Components of Self Concept

Self Concept Meaning, Components, Types and Applications

Table of Contents:-

  1. Self Concept Meaning
  2. Components of Self Concept 
  3. Types of Self Concept
  4. Applications of Self Concept 

Self concept is the image we have of ourselves, it is about how we perceive our abilities, behaviours, and unique characteristics. For example, beliefs such as “I am a kind person” or “I am a humble person” are part of an overall self concept.

Self Concept Meaning

The thoughts, ideas and emotions held by persons about themselves are referred to as self-image or self concept. Self concept is significant to know the nature of consumer behaviour, as individuals are inclined to purchase those commodities which would help in enhancing their self concept. For example, a lady who considers herself a ‘beauty queen’ would prefer to buy trendy attire which would add to her fashionable image. Similarly, a man who believes himself a hi-tech guy would like to buy the trendiest digital machines.

The behaviour of everyone in this world is likely to be compatible with one’s self-image which is a detailed mental image about oneself. Those who consider themselves to be adventurous and energetic would probably refrain from buying a package cruise vacation if it is perceived as one meant for older people who relax in the lounge. Such people tend to go for exciting sports activities, like scuba-diving or skiing. However, in the recent past, the image of cruise vacations being meant for elderly people has got a makeover and it is attracting even adventurous and dynamic people. Therefore, it can be said that the idea of self concept (aka self-image) is employed by several marketers as a concept of one’s perception.

The self identity plays a significant role when choosing one’s recreational activities, like golf, river rafting paragliding, hunting, fishing, etc. Those people who enjoy boating can tell the difference between sailing on a boat with an engine or that with a sail. Those riding on the boats with engines consider being thrilling and full of fun as they think of it as a motor boat, while they consider sail boating as monotonous and simply a means to show off and impress.

Components of Self Concept 

The following are the different components of the self concept:-

1) Real Self: Also known as the actual and objective self, it refers to the perception held by others about an individual. However, this definition is a bit inappropriate, as others are never familiar with the whole situation that may happen that the actual or real self of the person could be different from the one which is portrayed to the outside world.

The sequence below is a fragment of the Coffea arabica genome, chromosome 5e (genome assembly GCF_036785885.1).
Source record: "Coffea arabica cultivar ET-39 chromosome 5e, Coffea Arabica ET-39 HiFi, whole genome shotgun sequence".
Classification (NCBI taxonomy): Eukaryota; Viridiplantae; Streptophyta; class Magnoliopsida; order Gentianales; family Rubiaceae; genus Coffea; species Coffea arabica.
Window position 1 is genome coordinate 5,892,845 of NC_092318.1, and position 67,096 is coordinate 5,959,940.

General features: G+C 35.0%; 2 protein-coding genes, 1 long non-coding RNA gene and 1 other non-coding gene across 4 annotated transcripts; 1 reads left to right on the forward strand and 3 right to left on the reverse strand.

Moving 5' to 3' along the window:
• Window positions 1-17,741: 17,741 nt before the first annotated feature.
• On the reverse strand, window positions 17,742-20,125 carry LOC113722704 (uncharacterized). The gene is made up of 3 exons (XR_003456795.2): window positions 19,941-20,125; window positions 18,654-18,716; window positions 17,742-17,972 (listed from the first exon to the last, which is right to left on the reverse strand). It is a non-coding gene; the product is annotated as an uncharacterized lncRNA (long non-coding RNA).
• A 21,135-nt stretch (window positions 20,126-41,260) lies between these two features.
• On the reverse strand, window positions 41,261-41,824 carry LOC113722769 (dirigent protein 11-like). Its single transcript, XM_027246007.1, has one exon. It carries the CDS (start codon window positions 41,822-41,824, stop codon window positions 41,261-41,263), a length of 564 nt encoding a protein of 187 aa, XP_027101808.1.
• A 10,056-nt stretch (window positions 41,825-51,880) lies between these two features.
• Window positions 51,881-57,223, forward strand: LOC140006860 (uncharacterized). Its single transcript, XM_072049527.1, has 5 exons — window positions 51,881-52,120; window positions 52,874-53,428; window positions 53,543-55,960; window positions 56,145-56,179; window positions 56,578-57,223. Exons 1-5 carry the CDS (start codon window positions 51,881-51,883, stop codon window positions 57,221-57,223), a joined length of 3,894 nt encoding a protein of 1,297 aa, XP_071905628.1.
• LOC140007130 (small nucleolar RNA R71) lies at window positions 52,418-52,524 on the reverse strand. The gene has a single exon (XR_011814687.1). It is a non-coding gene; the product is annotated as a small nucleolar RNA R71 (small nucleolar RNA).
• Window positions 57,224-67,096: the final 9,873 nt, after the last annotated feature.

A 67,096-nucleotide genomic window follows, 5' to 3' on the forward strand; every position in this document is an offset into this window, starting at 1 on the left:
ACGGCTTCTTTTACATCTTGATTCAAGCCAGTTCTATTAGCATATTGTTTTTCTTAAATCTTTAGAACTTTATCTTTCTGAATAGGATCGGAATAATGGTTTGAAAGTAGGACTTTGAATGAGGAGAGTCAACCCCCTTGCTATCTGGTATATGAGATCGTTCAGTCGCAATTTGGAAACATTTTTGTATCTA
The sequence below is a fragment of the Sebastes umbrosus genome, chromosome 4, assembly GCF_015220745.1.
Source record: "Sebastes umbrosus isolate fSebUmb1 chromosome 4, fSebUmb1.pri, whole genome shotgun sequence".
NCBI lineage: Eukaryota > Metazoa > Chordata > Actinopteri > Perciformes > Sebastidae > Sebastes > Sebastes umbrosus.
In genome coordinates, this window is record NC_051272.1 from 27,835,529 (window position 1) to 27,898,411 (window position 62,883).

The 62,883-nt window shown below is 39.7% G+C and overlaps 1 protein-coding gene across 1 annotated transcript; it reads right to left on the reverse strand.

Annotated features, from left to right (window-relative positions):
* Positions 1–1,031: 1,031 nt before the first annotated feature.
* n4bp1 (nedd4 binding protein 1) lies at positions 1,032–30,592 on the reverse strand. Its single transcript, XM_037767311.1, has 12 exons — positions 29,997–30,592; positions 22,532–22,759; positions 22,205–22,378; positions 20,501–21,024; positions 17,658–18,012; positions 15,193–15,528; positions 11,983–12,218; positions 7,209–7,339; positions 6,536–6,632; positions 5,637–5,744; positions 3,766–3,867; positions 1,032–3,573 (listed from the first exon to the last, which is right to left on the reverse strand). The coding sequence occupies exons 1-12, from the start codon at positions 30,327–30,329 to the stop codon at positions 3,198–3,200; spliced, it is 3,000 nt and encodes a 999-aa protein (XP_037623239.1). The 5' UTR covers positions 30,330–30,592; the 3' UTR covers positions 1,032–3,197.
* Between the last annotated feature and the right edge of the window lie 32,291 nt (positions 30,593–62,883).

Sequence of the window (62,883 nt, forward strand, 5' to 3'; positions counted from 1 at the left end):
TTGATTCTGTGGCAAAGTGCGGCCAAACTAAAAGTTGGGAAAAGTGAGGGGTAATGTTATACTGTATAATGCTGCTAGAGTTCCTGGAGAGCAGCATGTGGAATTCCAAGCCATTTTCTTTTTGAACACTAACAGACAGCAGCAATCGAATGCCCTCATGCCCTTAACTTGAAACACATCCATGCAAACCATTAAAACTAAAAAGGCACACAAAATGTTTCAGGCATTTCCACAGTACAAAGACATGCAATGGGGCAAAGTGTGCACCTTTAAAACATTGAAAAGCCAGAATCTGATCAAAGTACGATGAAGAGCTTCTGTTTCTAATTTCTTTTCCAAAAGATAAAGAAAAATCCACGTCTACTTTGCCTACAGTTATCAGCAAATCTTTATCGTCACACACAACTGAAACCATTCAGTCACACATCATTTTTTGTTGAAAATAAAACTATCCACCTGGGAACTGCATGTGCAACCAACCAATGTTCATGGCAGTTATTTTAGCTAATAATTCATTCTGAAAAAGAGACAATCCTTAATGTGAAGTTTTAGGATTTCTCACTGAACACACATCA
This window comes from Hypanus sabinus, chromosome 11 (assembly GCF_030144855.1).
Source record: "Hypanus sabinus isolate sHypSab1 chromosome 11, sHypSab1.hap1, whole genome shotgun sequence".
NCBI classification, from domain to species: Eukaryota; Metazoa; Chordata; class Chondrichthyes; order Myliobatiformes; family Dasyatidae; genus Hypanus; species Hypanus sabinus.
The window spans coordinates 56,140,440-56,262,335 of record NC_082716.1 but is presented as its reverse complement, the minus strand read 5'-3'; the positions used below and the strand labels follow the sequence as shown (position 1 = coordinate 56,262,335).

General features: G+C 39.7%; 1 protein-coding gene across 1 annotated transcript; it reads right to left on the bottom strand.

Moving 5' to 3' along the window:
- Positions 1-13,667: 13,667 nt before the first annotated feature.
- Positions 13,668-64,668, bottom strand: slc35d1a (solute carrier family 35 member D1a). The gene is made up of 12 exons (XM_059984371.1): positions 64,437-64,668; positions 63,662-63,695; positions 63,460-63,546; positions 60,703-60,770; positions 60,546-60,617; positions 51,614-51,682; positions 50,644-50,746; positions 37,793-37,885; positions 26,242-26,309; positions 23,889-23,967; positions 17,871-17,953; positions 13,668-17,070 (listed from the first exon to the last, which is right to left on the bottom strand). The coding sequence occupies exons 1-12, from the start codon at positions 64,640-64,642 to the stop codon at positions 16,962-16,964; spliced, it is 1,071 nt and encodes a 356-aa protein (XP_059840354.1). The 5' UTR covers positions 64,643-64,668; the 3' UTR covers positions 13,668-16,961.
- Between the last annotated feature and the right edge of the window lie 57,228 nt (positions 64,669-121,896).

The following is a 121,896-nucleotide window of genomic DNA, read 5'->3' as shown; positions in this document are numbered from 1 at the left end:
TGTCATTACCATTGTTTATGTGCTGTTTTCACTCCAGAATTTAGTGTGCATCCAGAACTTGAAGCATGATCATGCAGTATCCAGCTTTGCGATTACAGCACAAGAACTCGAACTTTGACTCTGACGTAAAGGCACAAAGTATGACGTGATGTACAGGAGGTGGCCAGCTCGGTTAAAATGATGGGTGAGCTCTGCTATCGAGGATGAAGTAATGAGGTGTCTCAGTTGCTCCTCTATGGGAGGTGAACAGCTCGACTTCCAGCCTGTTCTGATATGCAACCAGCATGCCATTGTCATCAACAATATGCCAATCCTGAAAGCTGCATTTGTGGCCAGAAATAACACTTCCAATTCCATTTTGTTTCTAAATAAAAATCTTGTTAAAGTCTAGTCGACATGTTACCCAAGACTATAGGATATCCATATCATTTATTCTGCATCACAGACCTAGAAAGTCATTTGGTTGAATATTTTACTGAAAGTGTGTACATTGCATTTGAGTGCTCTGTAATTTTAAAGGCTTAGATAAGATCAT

2) Self-image: It refers to the way people perceive themselves. It is a subjective self where the real self could be different from the self-image, which could, however, be altered to some extent by getting feedback from those around us. People are likely to modify their self-image based on responses from others.

3) Ideal Self: Ideal self refers to the way individuals want themselves to be, which is related to the self-actualisation need, as identified by Maslow. Since people try to fill the difference between the ideal self and the self-image, this ideal self is mainly responsible for excessive spending among people.

4) Looking-glass Self: The looking-glass self refers to the way individuals think of being perceived by others. Though it is also called the social self but is not necessary that it matches with the way individuals are perceived by others as humans are incapable of reading minds. Even if people give us feedback, it is quite unlikely that they would acquaint us with the accurate picture, as they may try to be polite so that our self-image is not hurt. Hence, it is very difficult to know how individuals are perceived by others.

5) Possible Selves: Possible selves refer to the way individuals want themselves to become or the way they may become.

Components of Self Concept

Types of Self Concept

Self concept is an important notion for all cultures. However, certain dimensions of self that have a significant impact on one’s consumption behaviour and other important attributes may differ across different cultural dimensions. Based on usefulness, experts have classified self concept into two broad groups, i.e., independent and interdependent, also referred to as one’s level or degree of separateness or connectedness.

They are discussed below:

1) Independent Self Concept

This is based on Western culture and believes that individuals are essentially different. It lays greater stress on individual goals, attributes, attainments and wishes. Persons with an independent self concept are characterised by attributes like individualism, egocentric attitude, self-supporting behaviour, and free and separate. They describe themselves their self and their achievements.

2) Interdependent Self Concept

The inherent basis of the interdependent self concept is rooted in Asian cultural beliefs and centres on the connectedness of human beings. This belief lays a lot of stress on family, cultural values, and professional as well as social relationships. Persons with this kind of self concept are generally obedient, attached, socio-centred, and relationship-oriented. Individuals of this group describe themselves through their social roles, relationships and common traits.

Independent and interdependent self concepts should not be understood as distinct categories. Instead, they should be understood as a bridge depicting extreme forms of cultural phenomenon along the opposite ends of a continuous line. Nevertheless, most cultures vary in nature. As such, within a particular cultural realm, sub-cultures and cultural groups, as well as individuals will vary along this personality continuum. For example, women in different cultures are relatively more of an interdependent self concept type as compared to men.